Reports of Cases Argued and Determined in the High Court of Admiralty: Commencing with the Judgments of the Right Hon. Sir William Scott, Michaelmas Term 1798-1808, Volume 2

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Page 166 - Majefty that it may be enacled ; and be it enacted by the King's moft Excellent Majefty, by and with the Advice and Confent of the Lords Spiritual...
Page 198 - But without reference to accidents of the one kind or other, the general rule is, that the neutral has a right to carry on, in time of war, his accustomed trade to the utmost extent of which that accustomed trade is capable.
Page 381 - That they shall stop and detain all ships laden with goods the produce of any colony belonging to France, or carrying provisions or other supplies for the use of any such colony, and shall bring the same with their cargoes to legal adjudication in our courts of admirality.
Page 404 - arts of the said One Fourth, and the other shall have the remaining third Part ; but if the Number of Flag Officers be more than Two, he Chief shall have only One Half, and the other Half shall be equally livided amongst the Junior Flag Officers ; but if there be no Fla...
Page 199 - It is an indubitable right of the belligerent to possess himself of such places, as of any other possession of his enemy. This is his common right; but he has the certain means of carrying such a right into effect if he has a decided superiority at sea. Such colonies are dependent for their existence, as colonies, on foreign supplies; if they cannot be supplied and defended, they must fall to the belligerent of course; and if the belligerent chooses to...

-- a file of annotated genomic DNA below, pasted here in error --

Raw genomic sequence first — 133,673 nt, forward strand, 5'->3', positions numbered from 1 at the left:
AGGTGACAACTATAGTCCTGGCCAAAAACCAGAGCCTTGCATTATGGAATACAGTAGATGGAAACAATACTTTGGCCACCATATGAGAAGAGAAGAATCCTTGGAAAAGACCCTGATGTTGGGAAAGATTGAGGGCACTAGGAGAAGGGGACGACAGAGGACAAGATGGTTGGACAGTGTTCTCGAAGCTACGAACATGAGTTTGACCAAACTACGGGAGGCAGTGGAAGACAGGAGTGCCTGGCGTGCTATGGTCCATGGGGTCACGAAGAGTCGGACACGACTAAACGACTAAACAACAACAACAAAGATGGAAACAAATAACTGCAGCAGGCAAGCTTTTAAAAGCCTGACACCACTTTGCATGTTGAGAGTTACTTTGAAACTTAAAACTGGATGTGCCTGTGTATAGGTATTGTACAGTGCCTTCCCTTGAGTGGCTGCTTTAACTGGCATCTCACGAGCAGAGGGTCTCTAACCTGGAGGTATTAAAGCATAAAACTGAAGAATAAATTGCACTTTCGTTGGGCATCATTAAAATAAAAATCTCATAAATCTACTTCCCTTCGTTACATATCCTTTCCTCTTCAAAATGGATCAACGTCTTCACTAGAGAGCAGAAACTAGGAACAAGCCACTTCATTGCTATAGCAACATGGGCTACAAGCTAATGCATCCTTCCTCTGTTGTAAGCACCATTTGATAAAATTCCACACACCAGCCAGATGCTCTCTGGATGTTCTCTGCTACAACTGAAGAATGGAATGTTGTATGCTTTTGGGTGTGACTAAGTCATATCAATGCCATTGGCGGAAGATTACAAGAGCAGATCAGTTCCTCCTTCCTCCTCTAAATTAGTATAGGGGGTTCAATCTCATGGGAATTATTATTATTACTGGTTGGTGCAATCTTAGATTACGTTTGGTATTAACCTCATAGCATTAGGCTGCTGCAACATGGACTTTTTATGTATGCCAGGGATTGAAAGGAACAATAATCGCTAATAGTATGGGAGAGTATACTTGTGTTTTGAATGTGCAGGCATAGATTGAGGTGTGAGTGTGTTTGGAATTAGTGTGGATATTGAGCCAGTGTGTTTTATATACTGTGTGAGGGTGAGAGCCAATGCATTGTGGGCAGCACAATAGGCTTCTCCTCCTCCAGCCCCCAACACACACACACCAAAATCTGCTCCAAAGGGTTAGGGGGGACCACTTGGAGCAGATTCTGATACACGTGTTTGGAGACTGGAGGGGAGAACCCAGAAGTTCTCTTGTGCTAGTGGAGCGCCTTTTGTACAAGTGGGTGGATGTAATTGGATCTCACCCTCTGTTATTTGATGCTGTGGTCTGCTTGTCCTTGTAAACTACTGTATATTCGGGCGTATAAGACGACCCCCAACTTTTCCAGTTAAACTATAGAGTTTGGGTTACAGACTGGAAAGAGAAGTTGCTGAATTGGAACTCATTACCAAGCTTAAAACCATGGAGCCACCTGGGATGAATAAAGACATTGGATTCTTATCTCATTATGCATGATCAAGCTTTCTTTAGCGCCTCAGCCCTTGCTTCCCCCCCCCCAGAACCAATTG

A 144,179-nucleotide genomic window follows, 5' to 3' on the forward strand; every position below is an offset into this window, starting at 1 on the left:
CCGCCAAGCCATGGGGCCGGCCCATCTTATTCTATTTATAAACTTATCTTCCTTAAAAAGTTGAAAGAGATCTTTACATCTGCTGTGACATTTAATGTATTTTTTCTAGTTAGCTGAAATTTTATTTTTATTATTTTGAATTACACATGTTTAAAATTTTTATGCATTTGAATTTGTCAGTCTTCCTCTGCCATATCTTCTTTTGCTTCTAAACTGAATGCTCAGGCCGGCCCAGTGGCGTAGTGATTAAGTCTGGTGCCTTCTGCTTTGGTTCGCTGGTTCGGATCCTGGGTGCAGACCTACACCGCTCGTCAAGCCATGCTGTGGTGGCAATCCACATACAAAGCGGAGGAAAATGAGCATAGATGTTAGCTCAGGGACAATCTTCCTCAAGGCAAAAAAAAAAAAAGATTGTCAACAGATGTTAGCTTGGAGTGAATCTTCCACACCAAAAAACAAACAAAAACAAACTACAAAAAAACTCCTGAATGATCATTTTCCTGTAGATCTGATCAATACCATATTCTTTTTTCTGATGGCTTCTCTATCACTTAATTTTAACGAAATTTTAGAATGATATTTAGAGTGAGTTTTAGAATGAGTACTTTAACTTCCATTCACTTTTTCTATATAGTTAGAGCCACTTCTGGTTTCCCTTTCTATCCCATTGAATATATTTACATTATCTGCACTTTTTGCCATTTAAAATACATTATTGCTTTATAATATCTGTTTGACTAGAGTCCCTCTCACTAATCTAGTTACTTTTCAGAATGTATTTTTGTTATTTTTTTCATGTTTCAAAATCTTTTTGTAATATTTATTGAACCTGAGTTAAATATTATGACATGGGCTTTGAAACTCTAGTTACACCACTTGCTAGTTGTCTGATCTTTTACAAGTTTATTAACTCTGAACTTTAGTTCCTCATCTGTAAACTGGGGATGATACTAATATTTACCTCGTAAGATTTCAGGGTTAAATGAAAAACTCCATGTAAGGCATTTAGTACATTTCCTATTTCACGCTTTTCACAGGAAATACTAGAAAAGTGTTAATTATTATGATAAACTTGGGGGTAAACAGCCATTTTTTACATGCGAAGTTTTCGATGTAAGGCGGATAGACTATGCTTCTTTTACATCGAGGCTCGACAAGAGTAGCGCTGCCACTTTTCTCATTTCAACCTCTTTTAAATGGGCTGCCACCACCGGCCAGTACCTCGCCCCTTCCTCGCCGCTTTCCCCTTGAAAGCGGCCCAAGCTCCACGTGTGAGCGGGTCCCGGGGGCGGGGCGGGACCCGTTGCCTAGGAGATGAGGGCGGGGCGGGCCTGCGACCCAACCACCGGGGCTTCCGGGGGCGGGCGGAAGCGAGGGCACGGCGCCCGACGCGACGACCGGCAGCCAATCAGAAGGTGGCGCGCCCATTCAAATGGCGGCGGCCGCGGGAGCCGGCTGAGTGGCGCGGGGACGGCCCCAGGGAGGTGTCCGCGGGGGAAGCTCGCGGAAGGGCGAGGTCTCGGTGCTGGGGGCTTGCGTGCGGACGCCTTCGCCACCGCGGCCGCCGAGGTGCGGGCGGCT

Page 396 - We do, therefore, now make known to all Our loving Subjects, and to all others whom it may concern, by this Our Proclamation, by and with the Advice and Consent of Our Privy Council, that Our Royal Will and Pleasure is, and We do hereby direct, That...
Page 199 - If Guadaloupe could be sunk in the sea by the effect of hostility at the beginning of a war, it would be a mighty loss to France, as Jamaica would be to England, if it could be made the subject of a similar act of violence; but such events would find their way into the chronicles of other countries as events of disinterested curiosity, and nothing more.
Page 198 - Very different is the case of a trade which the neutral has never possessed, which he holds by no title of use and habit in times of peace, and which, in fact, can obtain in war by no other title, than by the success of...
Page 219 - That all ships and goods belonging to enemies, coming into any port, creek or road of this his Majesty's kingdom of England or of Ireland, by stress of weather or other accident, or by mistake of port, or by ignorance, not knowing of the war, do belong to the Lord High Admiral...